Students who study political science will gain insight into today’s complex political landscape, but how do they apply what they’ve learned to daily life? Interested in the ways in which political science students have thought critically about public policy and engaged with government and social movements, we held the “What’s Your Story?” essay contest. The contest was inspired by Scott Abernathy’s American Government: Stories of a Nation, a textbook that enhances student learning by teaching the nuts and bolts of political science through memorable real-life stories. Tied to real politics, the stories enable students to develop their critical thinking skills as they apply principles learned in class to real-world examples of political action and political choices.
Kayla Renee Greene, a Georgia State University student and one of this year’s winners, wrote about her mother’s incarceration and death sentence, which she attempted to appeal by testifying to the state parole board. Check out Kayla’s powerful story here, and read on for her insights on how to engage with opposing viewpoints and why college students should stand up for the politics that matter to them.
Q. In your opinion, how can college students support the politics they’re passionate about?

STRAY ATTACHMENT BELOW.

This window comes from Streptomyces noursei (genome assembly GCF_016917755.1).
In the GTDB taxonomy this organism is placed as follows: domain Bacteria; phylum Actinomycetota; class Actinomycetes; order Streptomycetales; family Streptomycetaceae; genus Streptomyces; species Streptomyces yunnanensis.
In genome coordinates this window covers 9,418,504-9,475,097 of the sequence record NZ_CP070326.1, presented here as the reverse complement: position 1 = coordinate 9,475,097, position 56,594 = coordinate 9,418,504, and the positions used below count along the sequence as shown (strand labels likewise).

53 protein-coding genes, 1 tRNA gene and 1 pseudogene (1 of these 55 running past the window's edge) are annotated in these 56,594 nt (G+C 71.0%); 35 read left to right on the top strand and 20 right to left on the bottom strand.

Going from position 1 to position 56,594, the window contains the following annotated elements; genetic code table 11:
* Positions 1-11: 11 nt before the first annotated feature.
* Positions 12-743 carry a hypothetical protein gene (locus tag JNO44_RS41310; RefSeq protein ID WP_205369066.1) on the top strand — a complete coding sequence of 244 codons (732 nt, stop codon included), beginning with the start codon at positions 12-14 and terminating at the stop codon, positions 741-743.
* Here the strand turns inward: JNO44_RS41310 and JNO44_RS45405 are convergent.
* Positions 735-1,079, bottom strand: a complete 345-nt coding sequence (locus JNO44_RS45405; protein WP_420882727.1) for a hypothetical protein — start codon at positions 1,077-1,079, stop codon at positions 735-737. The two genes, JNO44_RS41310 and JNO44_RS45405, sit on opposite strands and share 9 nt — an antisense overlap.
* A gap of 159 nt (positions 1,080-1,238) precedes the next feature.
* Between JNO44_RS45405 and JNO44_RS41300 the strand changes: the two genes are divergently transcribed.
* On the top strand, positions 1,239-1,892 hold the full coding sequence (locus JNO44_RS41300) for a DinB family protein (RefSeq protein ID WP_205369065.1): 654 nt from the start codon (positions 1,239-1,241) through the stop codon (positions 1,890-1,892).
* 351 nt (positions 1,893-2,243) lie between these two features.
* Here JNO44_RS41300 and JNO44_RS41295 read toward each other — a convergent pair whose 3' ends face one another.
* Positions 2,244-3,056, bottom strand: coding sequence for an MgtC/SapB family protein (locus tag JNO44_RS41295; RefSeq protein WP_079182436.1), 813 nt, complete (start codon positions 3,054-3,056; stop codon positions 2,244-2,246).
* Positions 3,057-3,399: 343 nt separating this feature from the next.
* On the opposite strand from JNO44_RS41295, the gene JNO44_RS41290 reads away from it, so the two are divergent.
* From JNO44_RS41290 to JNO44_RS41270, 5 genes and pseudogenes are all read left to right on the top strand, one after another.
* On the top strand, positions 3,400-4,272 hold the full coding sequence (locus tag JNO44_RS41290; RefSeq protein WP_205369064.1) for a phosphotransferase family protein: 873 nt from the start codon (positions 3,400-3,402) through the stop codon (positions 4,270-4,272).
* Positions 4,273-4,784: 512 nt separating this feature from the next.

In my opinion, college students should support the politics that they’re passionate about because it’s important for college students to feel like they have a voice. I always encourage people to stand up for what they’re passionate about and what they believe in because if they don’t, who else will?
Q. Many factors, such as our experiences, religion, family, etc., can shape our political attitudes. How can people challenge themselves to understand opposing viewpoints to promote respectful discussion and collaboration?
I believe that it’s important to remember that everyone comes from a different background. Other people are not going to have the exact same experiences as you, so I believe that when you meet someone that has an opposing viewpoint, it’s important to remember that their life experiences have shaped them to believe in the things they believe in. If we all believed in the same things, the world would be a very boring place. I think we just have to remember that different experiences shape people in different ways, and that doesn’t mean that someone is wrong or right for what they believe in.
Q. How can teachers encourage their students to think critically about public policy issues?
Every professor that I’ve had while at Georgia State University challenges us to critically think about policy issues. When we are speaking about one side of a policy and how it may impact people, my professors always challenge us to think about the flip side and how those people feel.
Q. You mentioned that your mother graduated from a theological program while she was in prison. Some may not know that such correctional programming was available to offenders. In what ways can people be made more aware of these programs and of offenders’ desire to give back to the community?
Most prisons in Georgia have vocational programs for inmates, so that they can learn a useful trade that they can hopefully use upon reentry to society. The theological program is through Candler School of Theology at Emory University here in Atlanta. People are more than welcome to speak with someone from Candler about the work that they do through the theology program.